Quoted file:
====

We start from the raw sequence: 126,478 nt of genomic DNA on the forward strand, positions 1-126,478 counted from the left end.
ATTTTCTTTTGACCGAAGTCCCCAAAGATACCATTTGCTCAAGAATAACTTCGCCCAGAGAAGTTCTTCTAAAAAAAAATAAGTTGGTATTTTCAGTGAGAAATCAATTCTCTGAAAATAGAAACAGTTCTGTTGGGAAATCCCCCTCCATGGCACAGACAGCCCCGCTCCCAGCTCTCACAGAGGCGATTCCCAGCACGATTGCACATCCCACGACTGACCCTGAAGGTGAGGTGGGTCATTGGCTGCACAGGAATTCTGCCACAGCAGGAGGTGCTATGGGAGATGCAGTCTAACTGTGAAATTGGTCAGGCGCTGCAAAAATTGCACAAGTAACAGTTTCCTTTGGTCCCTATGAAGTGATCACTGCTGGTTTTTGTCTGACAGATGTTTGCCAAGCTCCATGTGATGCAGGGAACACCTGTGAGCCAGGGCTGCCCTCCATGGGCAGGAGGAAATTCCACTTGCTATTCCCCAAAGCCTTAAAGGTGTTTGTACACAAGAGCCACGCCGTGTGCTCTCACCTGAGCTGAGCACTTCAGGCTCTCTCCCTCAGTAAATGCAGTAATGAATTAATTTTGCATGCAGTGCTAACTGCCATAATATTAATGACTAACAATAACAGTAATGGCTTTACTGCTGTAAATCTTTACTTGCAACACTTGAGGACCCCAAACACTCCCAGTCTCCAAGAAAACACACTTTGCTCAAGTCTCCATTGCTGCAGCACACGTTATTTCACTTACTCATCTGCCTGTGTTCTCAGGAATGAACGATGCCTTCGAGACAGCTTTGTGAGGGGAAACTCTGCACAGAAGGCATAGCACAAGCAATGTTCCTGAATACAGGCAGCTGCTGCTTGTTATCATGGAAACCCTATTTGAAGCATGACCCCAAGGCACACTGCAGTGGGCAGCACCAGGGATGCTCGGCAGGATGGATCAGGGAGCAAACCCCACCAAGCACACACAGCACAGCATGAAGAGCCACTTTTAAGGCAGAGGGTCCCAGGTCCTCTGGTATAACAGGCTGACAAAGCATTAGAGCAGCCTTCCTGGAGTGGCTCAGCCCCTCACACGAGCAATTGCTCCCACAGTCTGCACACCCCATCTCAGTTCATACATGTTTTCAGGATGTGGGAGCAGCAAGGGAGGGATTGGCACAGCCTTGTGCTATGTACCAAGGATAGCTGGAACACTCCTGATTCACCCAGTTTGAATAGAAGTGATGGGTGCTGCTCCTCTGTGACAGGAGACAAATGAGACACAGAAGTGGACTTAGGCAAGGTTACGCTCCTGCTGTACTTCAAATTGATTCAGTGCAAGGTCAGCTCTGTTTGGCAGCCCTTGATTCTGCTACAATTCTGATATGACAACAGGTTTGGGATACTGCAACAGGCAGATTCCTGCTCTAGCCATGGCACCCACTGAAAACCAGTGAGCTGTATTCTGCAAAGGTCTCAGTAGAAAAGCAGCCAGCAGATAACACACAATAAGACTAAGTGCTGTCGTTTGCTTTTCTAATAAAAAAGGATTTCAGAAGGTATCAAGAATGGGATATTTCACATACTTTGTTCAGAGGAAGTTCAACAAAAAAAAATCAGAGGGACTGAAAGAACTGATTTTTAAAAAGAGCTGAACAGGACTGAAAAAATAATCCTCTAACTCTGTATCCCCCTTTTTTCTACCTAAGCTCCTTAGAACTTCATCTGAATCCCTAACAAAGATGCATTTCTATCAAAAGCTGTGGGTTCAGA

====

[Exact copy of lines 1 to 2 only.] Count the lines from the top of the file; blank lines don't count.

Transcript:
We start from the raw sequence: 126,478 nt of genomic DNA on the forward strand, positions 1-126,478 counted from the left end.
ATTTTCTTTTGACCGAAGTCCCCAAAGATACCATTTGCTCAAGAATAACTTCGCCCAGAGAAGTTCTTCTAAAAAAAAATAAGTTGGTATTTTCAGTGAGAAATCAATTCTCTGAAAATAGAAACAGTTCTGTTGGGAAATCCCCCTCCATGGCACAGACAGCCCCGCTCCCAGCTCTCACAGAGGCGATTCCCAGCACGATTGCACATCCCACGACTGACCCTGAAGGTGAGGTGGGTCATTGGCTGCACAGGAATTCTGCCACAGCAGGAGGTGCTATGGGAGATGCAGTCTAACTGTGAAATTGGTCAGGCGCTGCAAAAATTGCACAAGTAACAGTTTCCTTTGGTCCCTATGAAGTGATCACTGCTGGTTTTTGTCTGACAGATGTTTGCCAAGCTCCATGTGATGCAGGGAACACCTGTGAGCCAGGGCTGCCCTCCATGGGCAGGAGGAAATTCCACTTGCTATTCCCCAAAGCCTTAAAGGTGTTTGTACACAAGAGCCACGCCGTGTGCTCTCACCTGAGCTGAGCACTTCAGGCTCTCTCCCTCAGTAAATGCAGTAATGAATTAATTTTGCATGCAGTGCTAACTGCCATAATATTAATGACTAACAATAACAGTAATGGCTTTACTGCTGTAAATCTTTACTTGCAACACTTGAGGACCCCAAACACTCCCAGTCTCCAAGAAAACACACTTTGCTCAAGTCTCCATTGCTGCAGCACACGTTATTTCACTTACTCATCTGCCTGTGTTCTCAGGAATGAACGATGCCTTCGAGACAGCTTTGTGAGGGGAAACTCTGCACAGAAGGCATAGCACAAGCAATGTTCCTGAATACAGGCAGCTGCTGCTTGTTATCATGGAAACCCTATTTGAAGCATGACCCCAAGGCACACTGCAGTGGGCAGCACCAGGGATGCTCGGCAGGATGGATCAGGGAGCAAACCCCACCAAGCACACACAGCACAGCATGAAGAGCCACTTTTAAGGCAGAGGGTCCCAGGTCCTCTGGTATAACAGGCTGACAAAGCATTAGAGCAGCCTTCCTGGAGTGGCTCAGCCCCTCACACGAGCAATTGCTCCCACAGTCTGCACACCCCATCTCAGTTCATACATGTTTTCAGGATGTGGGAGCAGCAAGGGAGGGATTGGCACAGCCTTGTGCTATGTACCAAGGATAGCTGGAACACTCCTGATTCACCCAGTTTGAATAGAAGTGATGGGTGCTGCTCCTCTGTGACAGGAGACAAATGAGACACAGAAGTGGACTTAGGCAAGGTTACGCTCCTGCTGTACTTCAAATTGATTCAGTGCAAGGTCAGCTCTGTTTGGCAGCCCTTGATTCTGCTACAATTCTGATATGACAACAGGTTTGGGATACTGCAACAGGCAGATTCCTGCTCTAGCCATGGCACCCACTGAAAACCAGTGAGCTGTATTCTGCAAAGGTCTCAGTAGAAAAGCAGCCAGCAGATAACACACAATAAGACTAAGTGCTGTCGTTTGCTTTTCTAATAAAAAAGGATTTCAGAAGGTATCAAGAATGGGATATTTCACATACTTTGTTCAGAGGAAGTTCAACAAAAAAAAATCAGAGGGACTGAAAGAACTGATTTTTAAAAAGAGCTGAACAGGACTGAAAAAATAATCCTCTAACTCTGTATCCCCCTTTTTTCTACCTAAGCTCCTTAGAACTTCATCTGAATCCCTAACAAAGATGCATTTCTATCAAAAGCTGTGGGTTCAGA